Today as I stepped into my office chair, a piece of paper slipped from a corner of my desk. As I bent to retrieve it, I found myself staring at a picture of my mom and dad taken just hours before my mom died from complications related to Alzheimer’s. Her face is angled toward my father, her eyes closed. My father’s eyes are closed, too, drinking in these final moments.
For the next twenty minutes, I was consumed with tears. It’s been over five years since Mom died, and at times I’m certain I can hear her shuffling steps coming down the hallway or see her standing in her pink robe at the foot of my bed. Although I know she’s enjoying the indescribable glories of heaven, I still miss her terribly.
But I am far from alone. I have the resources of my local church, of GriefShare, as well as the loving support of my husband, family, and friends. And in our in-home caregiving situation for more than eight years, I also had the additional resources of state programs, social workers, books, and counselors.
But my childhood stands in stark contrast. I cannot remember a time when my parents weren’t caring for their sick parents. I was on my own when it came to processing my feeings. I was left to come to my own conclusions regarding my grandmother’s mental illness. And no one consulted me before deciding that my other grandmother would become my roommate. For months, I woke up every morning fearful to open my eyes, wondering if Grandma Burke would be lying dead beside me.
CAREGIVING TIPS FOR KIDS:
- For those of you looking for age-appropriate resources on grief and trauma relating to children, I’d suggest consulting the National Institute of Trauma and Loss in Children (TLCInst.org). A second suggested resource is Where are You?: A Child’s Book About Loss by Laura Olivieri (firstname.lastname@example.org).
- Jodi Bauers, Child Life Manager of Pediatriacs at DeVos Children’s Hospital in Grand Rapids, Michigan, suggests that one way parents can help their children identify feelings in times of stress, loss, and trauma is through appropriate stories and books. Another suggestion is to offer children opportunities to work through their feelings in group settings with organizations like Sibshop (www.siblingsupport.org/sibshops). Child Life Specialists like Jodi, working in medical, educational, and social work settings, encourage play, preparation, education, and self-expression as key components in helping children deal with their feelings in times of difficulty.
- All children must be lovingly nurtured, but when kids grow up in caregiving environments, several important factors should be considered. First of all, adults need to slather on a little extra comfort, remembering that in some caregiving situations, a child’s sense of boundaries, security, and significance may be threatened. For those same reasons, parents need to offer meaningful and plentiful conversation, even if that conversation takes place in a car or snuggled next to a child in bed at night.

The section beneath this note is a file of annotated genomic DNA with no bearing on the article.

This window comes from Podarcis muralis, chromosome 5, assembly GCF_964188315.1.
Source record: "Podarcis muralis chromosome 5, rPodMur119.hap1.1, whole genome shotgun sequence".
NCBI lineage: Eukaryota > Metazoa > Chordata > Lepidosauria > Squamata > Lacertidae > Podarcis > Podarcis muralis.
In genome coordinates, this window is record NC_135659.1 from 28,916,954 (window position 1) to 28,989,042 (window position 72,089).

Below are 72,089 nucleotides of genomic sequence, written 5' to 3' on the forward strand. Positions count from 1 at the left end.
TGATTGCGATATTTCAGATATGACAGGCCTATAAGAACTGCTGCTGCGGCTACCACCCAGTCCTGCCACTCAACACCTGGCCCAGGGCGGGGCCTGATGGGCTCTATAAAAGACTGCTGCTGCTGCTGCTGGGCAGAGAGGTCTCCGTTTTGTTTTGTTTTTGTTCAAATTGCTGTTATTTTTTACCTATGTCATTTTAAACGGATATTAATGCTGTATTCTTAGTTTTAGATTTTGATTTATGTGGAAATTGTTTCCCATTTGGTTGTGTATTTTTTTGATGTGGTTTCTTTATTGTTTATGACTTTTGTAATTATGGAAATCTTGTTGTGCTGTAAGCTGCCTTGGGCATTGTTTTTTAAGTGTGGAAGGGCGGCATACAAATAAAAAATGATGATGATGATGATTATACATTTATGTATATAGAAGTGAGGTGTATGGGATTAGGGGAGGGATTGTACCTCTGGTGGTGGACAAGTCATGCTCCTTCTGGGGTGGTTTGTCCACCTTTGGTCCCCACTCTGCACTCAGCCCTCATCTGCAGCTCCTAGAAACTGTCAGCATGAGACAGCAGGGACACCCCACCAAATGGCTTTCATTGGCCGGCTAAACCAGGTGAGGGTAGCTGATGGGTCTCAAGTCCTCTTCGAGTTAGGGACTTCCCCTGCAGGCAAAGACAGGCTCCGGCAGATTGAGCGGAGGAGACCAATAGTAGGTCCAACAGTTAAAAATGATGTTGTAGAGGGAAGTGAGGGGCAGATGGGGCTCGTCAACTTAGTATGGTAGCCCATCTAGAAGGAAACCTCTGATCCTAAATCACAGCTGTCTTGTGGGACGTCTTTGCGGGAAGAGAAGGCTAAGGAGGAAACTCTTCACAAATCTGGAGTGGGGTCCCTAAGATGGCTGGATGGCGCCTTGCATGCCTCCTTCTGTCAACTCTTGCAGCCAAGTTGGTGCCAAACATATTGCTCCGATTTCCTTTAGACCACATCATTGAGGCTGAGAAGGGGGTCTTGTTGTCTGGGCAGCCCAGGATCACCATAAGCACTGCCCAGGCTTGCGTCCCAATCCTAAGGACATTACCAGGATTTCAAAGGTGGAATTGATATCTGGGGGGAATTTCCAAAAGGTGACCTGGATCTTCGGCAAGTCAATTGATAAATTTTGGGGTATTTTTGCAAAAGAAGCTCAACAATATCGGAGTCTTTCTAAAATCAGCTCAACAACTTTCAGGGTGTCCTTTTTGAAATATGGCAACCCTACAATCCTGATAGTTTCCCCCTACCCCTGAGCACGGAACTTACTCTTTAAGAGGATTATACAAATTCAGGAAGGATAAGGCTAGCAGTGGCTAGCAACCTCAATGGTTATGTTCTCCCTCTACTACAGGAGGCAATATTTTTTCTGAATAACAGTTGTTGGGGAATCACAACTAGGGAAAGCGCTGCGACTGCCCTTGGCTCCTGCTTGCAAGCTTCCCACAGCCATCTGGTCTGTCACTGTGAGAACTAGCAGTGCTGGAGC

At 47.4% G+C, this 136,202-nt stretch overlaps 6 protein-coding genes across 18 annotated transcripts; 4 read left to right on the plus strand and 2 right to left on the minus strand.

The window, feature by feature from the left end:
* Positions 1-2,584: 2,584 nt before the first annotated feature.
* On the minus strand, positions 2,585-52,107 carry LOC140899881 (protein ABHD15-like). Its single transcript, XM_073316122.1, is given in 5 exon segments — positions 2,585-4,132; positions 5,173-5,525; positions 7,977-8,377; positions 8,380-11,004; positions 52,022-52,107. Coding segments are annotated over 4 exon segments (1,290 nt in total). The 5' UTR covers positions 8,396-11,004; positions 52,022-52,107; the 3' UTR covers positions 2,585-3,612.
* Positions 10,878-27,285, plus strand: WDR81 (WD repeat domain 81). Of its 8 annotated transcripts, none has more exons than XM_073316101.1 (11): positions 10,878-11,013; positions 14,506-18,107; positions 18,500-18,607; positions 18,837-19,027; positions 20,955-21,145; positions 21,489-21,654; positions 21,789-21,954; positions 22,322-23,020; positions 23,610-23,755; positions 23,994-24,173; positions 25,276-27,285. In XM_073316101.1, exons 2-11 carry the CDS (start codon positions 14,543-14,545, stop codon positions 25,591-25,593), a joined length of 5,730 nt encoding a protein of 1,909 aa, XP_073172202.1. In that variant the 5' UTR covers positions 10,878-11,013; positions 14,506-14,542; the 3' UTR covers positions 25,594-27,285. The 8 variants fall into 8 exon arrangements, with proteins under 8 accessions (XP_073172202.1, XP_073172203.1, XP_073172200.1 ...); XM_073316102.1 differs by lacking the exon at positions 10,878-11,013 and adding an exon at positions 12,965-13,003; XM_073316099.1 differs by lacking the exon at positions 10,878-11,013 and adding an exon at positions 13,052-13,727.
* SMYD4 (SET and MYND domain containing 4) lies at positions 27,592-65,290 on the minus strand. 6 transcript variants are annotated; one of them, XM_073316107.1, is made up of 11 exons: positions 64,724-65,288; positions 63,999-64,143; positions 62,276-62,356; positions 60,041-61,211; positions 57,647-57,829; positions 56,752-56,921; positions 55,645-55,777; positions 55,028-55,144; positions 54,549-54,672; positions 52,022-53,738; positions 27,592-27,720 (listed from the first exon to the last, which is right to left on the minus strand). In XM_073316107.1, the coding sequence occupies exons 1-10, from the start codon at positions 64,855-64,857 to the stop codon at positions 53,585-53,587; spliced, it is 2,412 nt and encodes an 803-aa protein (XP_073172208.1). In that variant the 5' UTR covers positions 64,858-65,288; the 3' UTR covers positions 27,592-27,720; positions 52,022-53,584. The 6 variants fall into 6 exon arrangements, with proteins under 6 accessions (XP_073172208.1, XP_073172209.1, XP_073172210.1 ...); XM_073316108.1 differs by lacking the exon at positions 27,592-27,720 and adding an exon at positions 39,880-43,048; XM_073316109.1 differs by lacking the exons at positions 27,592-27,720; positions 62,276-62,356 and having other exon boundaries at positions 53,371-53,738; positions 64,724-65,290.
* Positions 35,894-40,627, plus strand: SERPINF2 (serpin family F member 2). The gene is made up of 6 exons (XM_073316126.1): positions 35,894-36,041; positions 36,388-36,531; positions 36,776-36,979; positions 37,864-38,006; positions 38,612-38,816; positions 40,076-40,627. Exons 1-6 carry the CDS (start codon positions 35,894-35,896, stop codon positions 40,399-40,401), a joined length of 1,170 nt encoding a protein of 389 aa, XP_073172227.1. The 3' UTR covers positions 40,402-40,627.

- Additionally, we need to be sure our children are confident of our commitment to them. Children in caregiving situations often feel displaced, resentful, or ignored. One element of our commitment should be continuing to participate in as many aspects of our children’s schedules as possible.
- Finally, we should strive to maintain continuity in our kids’ lives. This can be difficult, but our children need to know that their birthdays, ball games, and social schedules are important, even if we can’t always be there. Striving for continuity may mean asking our children to choose just one after-school activity or enlisting the regulary-scheduled help of friends, relatives, or a nanny to help us try to keep life in balance.
- If caregiving is a primary focus of your family life, one final suggestion would be to consider the role of counseling–for your children or your entire family. Take it from the girl who resented Grandma’s teeth on her nightstand, Grandma’s judgment of her music, and Grandma’s claim on the bathroom every morning before school at 7am. And take it from the girl who wallowed in guilt after Grandma was later moved into a nursing home, where she died. Counseling, even years later, helped me regain God’s perspective on how those years shaped my life.
It’s easy for children to feel forgotten, angry, or to be overwhelmed with guilt in the complexities of caregiving. We can’t forget that Satan works to use even our most loving acts to accomplish destructive purposes.
If you have suggestions to offer on the topic of children and caregiving, I’d love to have the opportunity to share them with my readers.